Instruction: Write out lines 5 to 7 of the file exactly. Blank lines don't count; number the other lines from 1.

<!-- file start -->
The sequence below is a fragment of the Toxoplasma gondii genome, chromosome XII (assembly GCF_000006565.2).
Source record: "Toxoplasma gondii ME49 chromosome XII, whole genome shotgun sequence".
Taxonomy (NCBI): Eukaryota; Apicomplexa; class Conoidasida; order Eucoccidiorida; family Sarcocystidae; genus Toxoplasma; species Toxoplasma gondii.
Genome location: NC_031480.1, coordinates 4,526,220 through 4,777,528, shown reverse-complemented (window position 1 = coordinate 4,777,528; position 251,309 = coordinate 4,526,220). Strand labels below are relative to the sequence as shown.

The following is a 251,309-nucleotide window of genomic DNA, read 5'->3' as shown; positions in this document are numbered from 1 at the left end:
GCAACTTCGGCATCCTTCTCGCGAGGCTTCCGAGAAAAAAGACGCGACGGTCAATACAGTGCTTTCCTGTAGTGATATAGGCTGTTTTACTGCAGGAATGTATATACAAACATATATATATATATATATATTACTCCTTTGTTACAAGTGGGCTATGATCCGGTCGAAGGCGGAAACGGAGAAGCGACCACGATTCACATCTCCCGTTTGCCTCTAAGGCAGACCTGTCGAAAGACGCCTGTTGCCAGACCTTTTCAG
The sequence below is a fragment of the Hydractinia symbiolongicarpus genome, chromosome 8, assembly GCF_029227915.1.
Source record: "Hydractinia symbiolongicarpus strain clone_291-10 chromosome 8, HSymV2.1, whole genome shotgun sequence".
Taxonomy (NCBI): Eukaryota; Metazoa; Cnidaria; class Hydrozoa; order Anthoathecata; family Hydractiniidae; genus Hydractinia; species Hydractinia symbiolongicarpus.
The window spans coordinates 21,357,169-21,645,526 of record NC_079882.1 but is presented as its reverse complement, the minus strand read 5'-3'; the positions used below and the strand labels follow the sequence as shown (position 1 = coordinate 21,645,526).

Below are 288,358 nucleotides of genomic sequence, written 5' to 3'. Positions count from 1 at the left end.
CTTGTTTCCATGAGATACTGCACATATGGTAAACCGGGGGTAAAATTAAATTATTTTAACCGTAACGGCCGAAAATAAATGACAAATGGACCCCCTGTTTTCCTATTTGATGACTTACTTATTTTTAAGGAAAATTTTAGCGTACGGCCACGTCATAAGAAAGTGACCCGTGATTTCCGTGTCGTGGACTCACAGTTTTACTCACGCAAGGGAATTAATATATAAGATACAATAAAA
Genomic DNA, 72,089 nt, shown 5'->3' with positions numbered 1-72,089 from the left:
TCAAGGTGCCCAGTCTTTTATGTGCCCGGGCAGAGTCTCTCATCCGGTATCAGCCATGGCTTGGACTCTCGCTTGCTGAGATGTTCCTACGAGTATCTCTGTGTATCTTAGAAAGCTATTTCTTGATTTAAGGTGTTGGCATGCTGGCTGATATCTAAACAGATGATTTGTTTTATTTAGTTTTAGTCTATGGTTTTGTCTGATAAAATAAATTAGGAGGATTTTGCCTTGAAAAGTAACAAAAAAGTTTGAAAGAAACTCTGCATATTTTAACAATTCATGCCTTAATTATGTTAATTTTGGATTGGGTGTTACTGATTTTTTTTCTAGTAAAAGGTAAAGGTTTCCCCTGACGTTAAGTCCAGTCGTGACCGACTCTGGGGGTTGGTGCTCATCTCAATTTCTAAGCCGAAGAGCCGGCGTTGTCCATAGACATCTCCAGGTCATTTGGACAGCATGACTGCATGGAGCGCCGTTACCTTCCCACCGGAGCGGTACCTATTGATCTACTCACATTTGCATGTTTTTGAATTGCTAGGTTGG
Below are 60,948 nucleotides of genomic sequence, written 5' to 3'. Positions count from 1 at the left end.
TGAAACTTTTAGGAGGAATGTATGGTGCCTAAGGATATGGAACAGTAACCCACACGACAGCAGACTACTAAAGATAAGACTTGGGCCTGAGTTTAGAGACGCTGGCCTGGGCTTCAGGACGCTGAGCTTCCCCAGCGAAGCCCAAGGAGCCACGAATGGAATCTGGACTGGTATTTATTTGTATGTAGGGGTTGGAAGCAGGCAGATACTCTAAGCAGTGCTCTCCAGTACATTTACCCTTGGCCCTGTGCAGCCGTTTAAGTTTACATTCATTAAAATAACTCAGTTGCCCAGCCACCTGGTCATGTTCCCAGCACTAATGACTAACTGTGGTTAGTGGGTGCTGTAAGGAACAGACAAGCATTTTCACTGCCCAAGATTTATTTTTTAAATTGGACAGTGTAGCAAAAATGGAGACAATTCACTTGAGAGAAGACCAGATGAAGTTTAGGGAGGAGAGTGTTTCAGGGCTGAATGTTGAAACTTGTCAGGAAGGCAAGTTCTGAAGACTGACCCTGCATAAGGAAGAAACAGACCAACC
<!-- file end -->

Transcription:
The following is a 251,309-nucleotide window of genomic DNA, read 5'->3' as shown; positions in this document are numbered from 1 at the left end:
GCAACTTCGGCATCCTTCTCGCGAGGCTTCCGAGAAAAAAGACGCGACGGTCAATACAGTGCTTTCCTGTAGTGATATAGGCTGTTTTACTGCAGGAATGTATATACAAACATATATATATATATATATATTACTCCTTTGTTACAAGTGGGCTATGATCCGGTCGAAGGCGGAAACGGAGAAGCGACCACGATTCACATCTCCCGTTTGCCTCTAAGGCAGACCTGTCGAAAGACGCCTGTTGCCAGACCTTTTCAG
The sequence below is a fragment of the Hydractinia symbiolongicarpus genome, chromosome 8, assembly GCF_029227915.1.